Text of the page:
£150 - £180 per day: Tradewind Recruitment: Geography Teacher Geography teach...

Day In a Page

Syria civil war: Meet the military commander who says his soldiers will not rest until every inch of their war torn country is free of Islamist 'terrorists'

‘We won’t stop until Syria is back to normal’

Near the front lines with Islamist-controlled towns where Assad’s troops were besieged just last month, Robert Fisk meets a commander confidently preparing his soldiers for battle
The inside story of how Bill Clinton built a $2bn global foundation may undermine Hillary's chances

The inside story of how Bill Clinton built a $2bn global foundation...

... and how it may undermine Hillary's chances in 2016
12 best olive oils

Extra-virgin, cold-press, early-harvest, ultra-premium: 12 best olive oils

Choosing an olive oil is a surprising minefield. Save yourself the hassle with our handy guide
Sepp Blatter resignation: The beginning of Fifa's long road to reform?

Does Blatter's departure mean Fifa will automatically clean up its act?

Don't bet on it, says Tom Peck
Charles Kennedy: The baby of the House who grew into a Lib Dem giant

The baby of the House who grew into a Lib Dem giant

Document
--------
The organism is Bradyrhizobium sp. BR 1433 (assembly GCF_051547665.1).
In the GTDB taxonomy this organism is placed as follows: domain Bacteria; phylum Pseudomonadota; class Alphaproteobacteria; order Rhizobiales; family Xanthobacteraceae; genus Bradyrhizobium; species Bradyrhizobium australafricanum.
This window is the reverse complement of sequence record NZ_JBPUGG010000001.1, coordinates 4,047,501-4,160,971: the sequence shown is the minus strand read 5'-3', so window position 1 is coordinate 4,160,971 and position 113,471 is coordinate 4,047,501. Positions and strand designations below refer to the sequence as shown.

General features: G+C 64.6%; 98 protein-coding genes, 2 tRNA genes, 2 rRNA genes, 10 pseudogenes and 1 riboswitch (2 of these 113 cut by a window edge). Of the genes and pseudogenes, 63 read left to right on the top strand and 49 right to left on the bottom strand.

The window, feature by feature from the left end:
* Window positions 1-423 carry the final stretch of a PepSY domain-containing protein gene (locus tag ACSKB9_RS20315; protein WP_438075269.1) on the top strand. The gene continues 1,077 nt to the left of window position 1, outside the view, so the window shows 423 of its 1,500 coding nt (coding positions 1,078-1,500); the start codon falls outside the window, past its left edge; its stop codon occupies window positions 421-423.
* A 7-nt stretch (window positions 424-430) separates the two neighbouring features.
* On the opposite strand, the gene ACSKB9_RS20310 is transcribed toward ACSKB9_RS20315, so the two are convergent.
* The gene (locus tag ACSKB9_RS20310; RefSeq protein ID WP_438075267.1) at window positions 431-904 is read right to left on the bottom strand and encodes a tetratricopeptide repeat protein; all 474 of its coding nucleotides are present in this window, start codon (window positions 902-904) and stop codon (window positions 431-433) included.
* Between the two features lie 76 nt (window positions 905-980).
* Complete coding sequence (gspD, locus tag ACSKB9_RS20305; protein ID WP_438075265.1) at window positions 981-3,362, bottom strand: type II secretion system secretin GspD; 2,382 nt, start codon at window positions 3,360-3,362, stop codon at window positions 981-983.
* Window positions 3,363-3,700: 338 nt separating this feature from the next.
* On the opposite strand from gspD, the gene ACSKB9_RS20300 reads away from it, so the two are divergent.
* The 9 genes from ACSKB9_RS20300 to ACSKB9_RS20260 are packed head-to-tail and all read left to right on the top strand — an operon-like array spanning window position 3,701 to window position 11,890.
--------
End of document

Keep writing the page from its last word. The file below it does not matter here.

Charles Kennedy was consistently a man of the centre-left, dedicated to social justice, but was also a champion of liberty and an opponent of the nanny-state, says Baroness Williams
Syria civil war: The harrowing testament of a five-year-old victim of this endless conflict

The harrowing testament of a five-year-old victim of Syria's endless civil war

Sahar Qanbar lost her mother and brother as civilians and government soldiers fought side by side after being surrounded by brutal Islamist fighters. Robert Fisk visited her
The future of songwriting: How streaming is changing everything we know about making music

The future of songwriting

How streaming is changing everything we know about making music
William Shemin and Henry Johnson: Jewish and black soldiers receive World War I Medal of Honor amid claims of discrimination

Recognition at long last

Jewish and black soldiers who fought in WWI finally receive medals after claims of discrimination
Beating obesity: The new pacemaker which helps over-eaters

Beating obesity

The new pacemaker which helps over-eaters
9 best women's festival waterproofs

Ready for rain: 9 best women's festival waterproofs

These are the macs to keep your denim dry and your hair frizz-free(ish)
Cycling World Hour Record: Nervous Sir Bradley Wiggins ready for pain as he prepares to go distance

Wiggins worried

Nervous Sir Bradley ready for pain as he prepares to attempt cycling's World Hour Record
Liverpool close in on Milner signing

Liverpool close in on Milner signing

Reds baulk at Christian Benteke £32.5m release clause
On your feet! Spending at least two hours a day standing reduces the risk of heart attacks, cancer and diabetes, according to new research

On your feet!

Spending half the day standing 'reduces risk of heart attacks and cancer'
With scores of surgeries closing, what hope is there for the David Cameron's promise of 5,000 more GPs and a 24/7 NHS?

The big NHS question

Why are there so few new GPs when so many want to study medicine?
Big knickers are back: Thongs ain't what they used to be

Thongs ain't what they used to be

Big knickers are back